OPPORTUNITY FOR OSU Student to assist a young man with a disability. Must have car. 7 am - 3 pm Saturdays and/ or 3 pm - 11pm on Sundays at $17.80/hour. Please call Jean Crum 614-538-8728

Unfurnished 4 Bedroom # 1 4-BR affordable brick Townhouse close to OSU! FREE OSP, FREE W/D, AC, new windows, basement, nice! North Campus Rentals (614)354-8870 http://www.northcampusrentals. com

Help Wanted General

THE OXFORD School in Powell is looking for Full and Part-time Toddler and Preschool Teachers for our growing program. Qualified applicants should have education/experience in the early education/development field and have good customer service skills. The Oxford Schools offer competitive pay, benefits and a great place to work. Interested applicants should send resumes to rkiner@theoxfordschool.com for consideration.

Help Wanted Clerical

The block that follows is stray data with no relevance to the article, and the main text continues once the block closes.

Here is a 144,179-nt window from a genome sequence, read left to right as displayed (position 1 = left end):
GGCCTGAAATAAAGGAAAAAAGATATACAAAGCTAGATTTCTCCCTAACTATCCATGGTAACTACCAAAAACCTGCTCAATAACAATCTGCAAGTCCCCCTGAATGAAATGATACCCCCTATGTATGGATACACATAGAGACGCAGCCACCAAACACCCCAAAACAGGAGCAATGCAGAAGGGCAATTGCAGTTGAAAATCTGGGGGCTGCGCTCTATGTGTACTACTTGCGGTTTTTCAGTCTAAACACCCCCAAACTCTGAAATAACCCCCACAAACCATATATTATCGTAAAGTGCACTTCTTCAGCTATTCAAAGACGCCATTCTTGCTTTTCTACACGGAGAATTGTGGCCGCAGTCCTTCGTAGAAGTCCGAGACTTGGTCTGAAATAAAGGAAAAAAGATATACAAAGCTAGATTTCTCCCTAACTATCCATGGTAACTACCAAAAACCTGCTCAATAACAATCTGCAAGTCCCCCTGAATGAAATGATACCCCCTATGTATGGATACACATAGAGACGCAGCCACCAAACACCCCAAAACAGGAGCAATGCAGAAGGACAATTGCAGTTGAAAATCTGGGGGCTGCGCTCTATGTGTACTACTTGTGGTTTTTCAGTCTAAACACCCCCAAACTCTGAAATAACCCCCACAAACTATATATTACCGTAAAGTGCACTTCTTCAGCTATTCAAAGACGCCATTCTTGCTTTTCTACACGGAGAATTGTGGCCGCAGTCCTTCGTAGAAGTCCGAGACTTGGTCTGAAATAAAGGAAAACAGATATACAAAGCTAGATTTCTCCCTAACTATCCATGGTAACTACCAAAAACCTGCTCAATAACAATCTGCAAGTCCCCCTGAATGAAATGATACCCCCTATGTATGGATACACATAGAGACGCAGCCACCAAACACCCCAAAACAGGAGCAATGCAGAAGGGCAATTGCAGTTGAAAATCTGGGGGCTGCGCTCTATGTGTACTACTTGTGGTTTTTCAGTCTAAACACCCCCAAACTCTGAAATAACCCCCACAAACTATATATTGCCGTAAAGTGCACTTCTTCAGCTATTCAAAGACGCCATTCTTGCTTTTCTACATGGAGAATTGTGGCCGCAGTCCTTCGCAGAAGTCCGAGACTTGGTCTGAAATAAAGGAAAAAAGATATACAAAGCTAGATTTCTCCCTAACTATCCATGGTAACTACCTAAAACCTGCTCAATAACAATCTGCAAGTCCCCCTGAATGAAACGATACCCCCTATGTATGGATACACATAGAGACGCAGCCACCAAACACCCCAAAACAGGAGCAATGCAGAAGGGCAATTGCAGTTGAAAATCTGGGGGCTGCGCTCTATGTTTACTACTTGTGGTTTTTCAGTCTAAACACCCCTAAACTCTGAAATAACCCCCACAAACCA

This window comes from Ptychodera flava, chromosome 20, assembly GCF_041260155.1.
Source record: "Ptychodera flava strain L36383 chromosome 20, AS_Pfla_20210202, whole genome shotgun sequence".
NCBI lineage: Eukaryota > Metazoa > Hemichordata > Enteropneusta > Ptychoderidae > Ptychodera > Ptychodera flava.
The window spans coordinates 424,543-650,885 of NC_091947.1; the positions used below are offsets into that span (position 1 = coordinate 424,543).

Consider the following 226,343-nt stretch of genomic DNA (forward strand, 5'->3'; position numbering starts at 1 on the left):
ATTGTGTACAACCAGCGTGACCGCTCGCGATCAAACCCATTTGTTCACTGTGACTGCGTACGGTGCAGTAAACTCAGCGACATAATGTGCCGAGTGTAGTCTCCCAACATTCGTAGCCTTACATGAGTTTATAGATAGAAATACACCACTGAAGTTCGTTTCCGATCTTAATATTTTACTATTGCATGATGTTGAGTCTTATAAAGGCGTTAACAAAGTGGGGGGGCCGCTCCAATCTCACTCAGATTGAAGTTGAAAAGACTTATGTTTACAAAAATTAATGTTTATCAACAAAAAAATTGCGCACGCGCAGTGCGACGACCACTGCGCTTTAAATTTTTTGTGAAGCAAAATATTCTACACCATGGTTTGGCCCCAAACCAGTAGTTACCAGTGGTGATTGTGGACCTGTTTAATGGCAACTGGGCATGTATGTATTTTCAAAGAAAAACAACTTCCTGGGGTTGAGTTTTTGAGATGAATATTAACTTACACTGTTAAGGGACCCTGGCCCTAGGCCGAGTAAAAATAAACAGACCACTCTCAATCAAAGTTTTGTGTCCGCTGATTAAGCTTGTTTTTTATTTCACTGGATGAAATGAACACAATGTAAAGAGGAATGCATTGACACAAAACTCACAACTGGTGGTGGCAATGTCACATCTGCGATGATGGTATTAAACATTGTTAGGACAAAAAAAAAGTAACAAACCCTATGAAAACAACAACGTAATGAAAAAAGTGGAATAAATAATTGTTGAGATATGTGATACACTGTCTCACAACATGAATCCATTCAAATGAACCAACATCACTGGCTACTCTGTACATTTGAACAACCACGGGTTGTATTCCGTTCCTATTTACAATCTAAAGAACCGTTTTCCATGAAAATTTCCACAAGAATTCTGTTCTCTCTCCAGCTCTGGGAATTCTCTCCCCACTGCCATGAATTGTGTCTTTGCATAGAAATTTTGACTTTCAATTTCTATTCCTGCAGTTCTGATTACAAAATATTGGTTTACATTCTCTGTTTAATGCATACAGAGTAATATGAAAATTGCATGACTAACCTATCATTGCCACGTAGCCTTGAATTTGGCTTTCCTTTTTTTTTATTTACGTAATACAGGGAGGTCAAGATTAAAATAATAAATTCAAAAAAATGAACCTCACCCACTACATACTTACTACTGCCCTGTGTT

PART-TIME veterinary assistant needed to work in a small animal clinic on the west side of Columbus. Evenings and weekends a secretary, TWO LARGE 7-bedroom hous- must. Contact Healthy Pets of ENTRY LEGAL, part-time, afternoons, own es, 3 and 4 baths, granite kitch- Westgate at 614-279-8415 office. S. of campus. Good ens, hardwood floors, new furnace/ac, washers/dryers, wired QUADRIPLEGIC IN campus phone skills, type 55 wpm. Word for cable & internet. Large park- area needs help AM week- for Windows. student ing areas for each house. Loca- days. Excellent exp. for nurs- Upperclassmen/Grad tions: 318 and 319 E. 17th Ave. ing/pre-med students. Previ- with car. 614-224-0200. Rent is $3600 mo. per house. ous exp. w/quads a plus. Call www.osustudentrentals.com. 614-299-1854. PHONE FANTASY Actresses. Call for viewing 740-833-6435. 16-40 hours available. Safe enSTUDENTPAYOUTS.COM Paid vironment. Woman owned/operSurvey Takers needed in Colum- ated. Excellent earning potential. bus. 100% free to join. Click on Call 447-3535 for more info. surveys. STUDY AND earn extra cash! Looking for underclassmen to promote a new academic net$$BARTENDERING$$ UP working website. For details To $300/ Day. No Experience contact: lucas@wikigrads.com Necessary. Training available. 800-965-6520 ext 124. TELEPHONE INTERVIEW- FT/PT NIGHT/WKEND recepERS wanted immediately to tionist for a busy full service vetconduct interviews for research erinary practice. Must be able to firm. No experience necessary. multi-task, able to type, lift and Great part-time job for students. work on computers. Apply in perEvening and daytime shifts son at 2194 Hilliard Rome Rd, available. Apply in person at: Hilliard, OH Strategic Research Group, 995 Goodale Blvd., 2nd floor. MED RECORDS CLERK Busy GI practice looking for medical records clerk/general office assistant. Flexible Hours. 16-24 hours per week. No evenings, no weekends. Prev medical CHILD CARE needed in my office exp preferred. Please New Albany home two weekday email resumes to kbussell@ evenings 5-9:30 and Saturdays ohiogastro.com. 9:30-2:30. Some Sundays. More hours possible! Two well behaved boys ages 9 & 12. Needed asap! Please call Tracey. 10 BEDROOM--237 E. 18th 614-439-8158! Ave. $4,400. 614-378-8271. www.buckeyeabodes.com $500 ESSAY Contest. JOYLAND LEARNING Center 5 BEDROOM--328 E. 20th Ave. Details at of Hilliard is now interviewing $1,900. 614-378-8271. www. www.abortionpoliticians.com BONJOUR OSU! for part-time afternoon pobuckeyeabodes.com. sitions. Interested candidates La Chatelaine French Bakery & must have a high school di- Bistros are looking for CLEANING PART-Time, 7 BEDROOM--324 E. 20th Ave. flexible hours in UA home near ploma and be available to work enthusiastic, charming and $2,695.614-378-8271. www. west campus. Houseclean- Monday through Friday 3:00 hardworking mademoiselles & buckeyeabodes.com. ing, dishes, some laundry. No PM to 6:00 PM. If you love monsieurs that love to work in an working with young children established family run restaurant 7-8 bdrm house, 65 Chittenden. smoking. Own car. Good pay. and you are looking for a po- & bakery. Our Great location behind Eddie 224-1896. sition that will provide you with locations are hiring Georgeâ&#x20AC;&#x2122;s. Newly remodeled w/ lots of experience in the edu- Weekday & weekend Counter new windows, new appliances, CREW STADIUM is currently cation field then we would love help, restaurant experience seeking friendly, outgoing & DW, 2 WDâ&#x20AC;&#x2122;s, C/Air 2 Full BA highly energetic individuals to hear from you. Please call recommended. and 5-7 Free Parking Spots. with great communication 614-777-9008 or send resume Weekday nights & weekend $4,000/mo. morning Prep/Cook, must have skills for our part-time Event to joylandofhilliard@att.net www.cooper-properties.com cooking experience. or call 961-0056 for more de- Staff Team. If you think you have what it takes to be part MCKINLEY CHILD Care Solu- We our also always looking for tails. of Americaâ&#x20AC;&#x2122;s Hardest Working tions is looking for highly quali- great servers for all three AFFORDABLE 5 bedrooms. Event Staff please visit us at: fied and professional babysitters locations, Upper Arlington, Worthington & Historic Dublin http://www.thecrew.com/stadiVisit our website at and nannies to add to our online Please stop in for an www.my1stplace.com. 1st Place um/event-staff database. Please contact us at application or email us at lachaRealty 429-0960 mckinleychildcaresolutions@ tel@aol.com gmail.com www.LaChatelaineBakery.com MOM IS having surgery & Merci! needs help with 2 boys (10 & 12). Hours: mid-afternoon to early evening M-F. Transport to/from school/activities. Help w/homework,light housework, cooking,errands, etc. Salary negotiable. Email bridgetmckeon@columbus.rr. com. 2 references required.